Toriola: Plans Underway to Diversify Shareholding in MTN Nigeria
The Chief Executive Officer of MTN Nigeria, Mr. Karl Toriola, in a recent interview with ARISE NEWS Channel, the broadcast arm of THISDAY Newspaper, spoke about the telecom company’s plans to diversify its shareholding in Nigeria and its recent rating by
Global Credit Ratings (GCR) recently upgraded the national scale long-term issuer rating of MTN Nigeria to AAA and affirmed the national scale short-term rating of A1+, with a stable outlook. What is the impact of this upgrade on MTN, in terms of debt ambitions and raising capital for the company?
We are excited about the credit rating and believe it is a reflection of our position as a business. First, it is a strong cash generation opportunity, secondly, a good and strong competitive position, a reflection of good governance, minimal risk in our business and a strong management team. This gives us the ability to further raise capital at a lower rate as a result of a lower risk premium.
Given MTN’s position as the largest network service provider, with regards to service coverage in rural areas, what are the possible expansion plans for both rural and urban communities?
Our Group CEO, Ralph Mupita and Group CFO, Tsholo Molefe, recently had a meeting with key stakeholders in Abuja, which included President Muhammadu Buhari, Vice-President, Yemi Osinbanjo, Minister of Communications and Digital Economy, Dr. Isa Ibrahim Pantami, and the Central Bank Governor, Mr. Godwin Emefiele. We communicated significant plans to make additional investment of up to $1.7 billion over the next three years in our network
infrastructure, while our focus will remain on improved customer service and network service quality. There are significant opportunities in Nigeria in the rural areas and it is a critical part of the federal government’s agenda to bring more people into the connectivity space. Hence, we will be accelerating our rural coverage expansion with specific solutions designed to provide cost-effective services to rural populations in a manner they can afford to use telephone services.
Information has it that MTN has possible secondary share offer on the stock exchange. Can you confirm this?
It has always been a part of our plan to diversify the extent of shareholding in MTN Nigeria through a sell down by MTN group to approximately 65 per cent from 82 per cent where we are now. Our focus in this secondary offer is on the retail market and we would like, with the support of Nigerians, to be the most actively owned company on the stock exchange by Nigerians, and our target is for two million shareholders. A secondary offer is on the horizon in the short to medium term, preferably in the short term. We are exploring the right timing subject to the prevailing environmental condition particularly in this period of the COVID pandemic which hopefully will come to an end as we accelerate vaccinations. Furthermore, MTN has provided vaccines through the African Union to Nigerians and all African countries. Going forward, for the sell down we want to be as inclusive as possible for retail shareholders in the Nigerian market.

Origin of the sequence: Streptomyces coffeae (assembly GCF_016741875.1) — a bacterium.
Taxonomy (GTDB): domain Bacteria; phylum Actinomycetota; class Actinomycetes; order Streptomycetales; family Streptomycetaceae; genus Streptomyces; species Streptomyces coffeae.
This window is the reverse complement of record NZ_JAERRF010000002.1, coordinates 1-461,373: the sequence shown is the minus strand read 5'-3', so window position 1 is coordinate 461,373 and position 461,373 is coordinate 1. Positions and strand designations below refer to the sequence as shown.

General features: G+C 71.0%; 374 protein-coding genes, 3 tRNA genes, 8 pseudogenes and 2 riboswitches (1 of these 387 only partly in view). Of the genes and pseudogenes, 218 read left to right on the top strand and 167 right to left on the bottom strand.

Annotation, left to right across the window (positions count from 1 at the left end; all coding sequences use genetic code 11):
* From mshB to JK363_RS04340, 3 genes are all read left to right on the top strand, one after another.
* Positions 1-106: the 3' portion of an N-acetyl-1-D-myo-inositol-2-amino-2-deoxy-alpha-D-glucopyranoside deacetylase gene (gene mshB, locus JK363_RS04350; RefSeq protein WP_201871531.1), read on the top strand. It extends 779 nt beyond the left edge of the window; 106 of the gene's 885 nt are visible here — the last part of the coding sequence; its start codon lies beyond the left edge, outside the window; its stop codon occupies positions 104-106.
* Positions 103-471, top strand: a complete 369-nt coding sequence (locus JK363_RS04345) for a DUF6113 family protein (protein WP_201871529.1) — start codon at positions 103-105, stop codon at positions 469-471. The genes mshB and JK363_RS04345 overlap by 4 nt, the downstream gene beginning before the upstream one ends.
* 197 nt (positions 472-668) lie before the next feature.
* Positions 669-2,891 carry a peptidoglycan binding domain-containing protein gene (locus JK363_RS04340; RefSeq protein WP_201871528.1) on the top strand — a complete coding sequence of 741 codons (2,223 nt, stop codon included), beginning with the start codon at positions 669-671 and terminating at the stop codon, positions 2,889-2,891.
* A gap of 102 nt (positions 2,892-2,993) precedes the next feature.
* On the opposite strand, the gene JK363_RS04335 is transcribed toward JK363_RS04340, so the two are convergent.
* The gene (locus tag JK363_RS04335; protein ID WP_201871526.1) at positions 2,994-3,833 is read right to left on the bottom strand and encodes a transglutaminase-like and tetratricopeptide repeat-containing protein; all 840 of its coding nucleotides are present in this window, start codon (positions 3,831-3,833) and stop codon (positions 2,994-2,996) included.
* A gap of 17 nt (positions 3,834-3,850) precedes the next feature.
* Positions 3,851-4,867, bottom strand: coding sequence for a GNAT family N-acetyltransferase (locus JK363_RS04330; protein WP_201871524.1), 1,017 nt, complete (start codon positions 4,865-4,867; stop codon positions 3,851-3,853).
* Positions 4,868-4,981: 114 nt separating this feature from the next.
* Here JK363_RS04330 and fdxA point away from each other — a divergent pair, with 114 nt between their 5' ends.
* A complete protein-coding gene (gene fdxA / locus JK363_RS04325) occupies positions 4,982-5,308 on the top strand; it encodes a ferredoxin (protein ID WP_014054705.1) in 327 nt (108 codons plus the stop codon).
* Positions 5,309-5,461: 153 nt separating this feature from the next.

There was a notification sent out to MTN customers on service upgrades which was misconstrued as MTN saying that the rising insecurity in the nation will somehow affect certain service areas. How did MTN manage it?
As you said, some of the international press houses really misconstrued the statement as we didn’t speak to any rising insecurity. Being a customer-centric organisation, we engage our enterprise customers (small and medium) businesses in specific locations with routine updates if we envisage an impending outage although there has been no difference in recent times to the overall performance of our network. Once again, it was misconstrued as we were referring to a few locations which are short term issues. We will continue to operate our network at the usual quality as we strive for a better customer experience.
The banks and telecoms operators are at the forefront of Nigeria’s financial inclusion drive. To what extent have they bridged the county’ financial inclusion gap?
Government’s policy on financial inclusion initiative, is being driven by the Central Bank of Nigeria (CBN) and we respect the apex bank’s authority to make decisions around this. The Central Bank has the prerogative to assess how telecom operators, particularly as the largest telecoms operator in the country, can support the national agenda of financial inclusion. We feel we have the resources to contribute towards the CBN’s objective and would like to participate through a Payment Service Bank (PSB) among other options, according to the CBN’s directives. PSB remains front and centre to our strategy, but we have to work according to the policy of the Central Bank of Nigeria.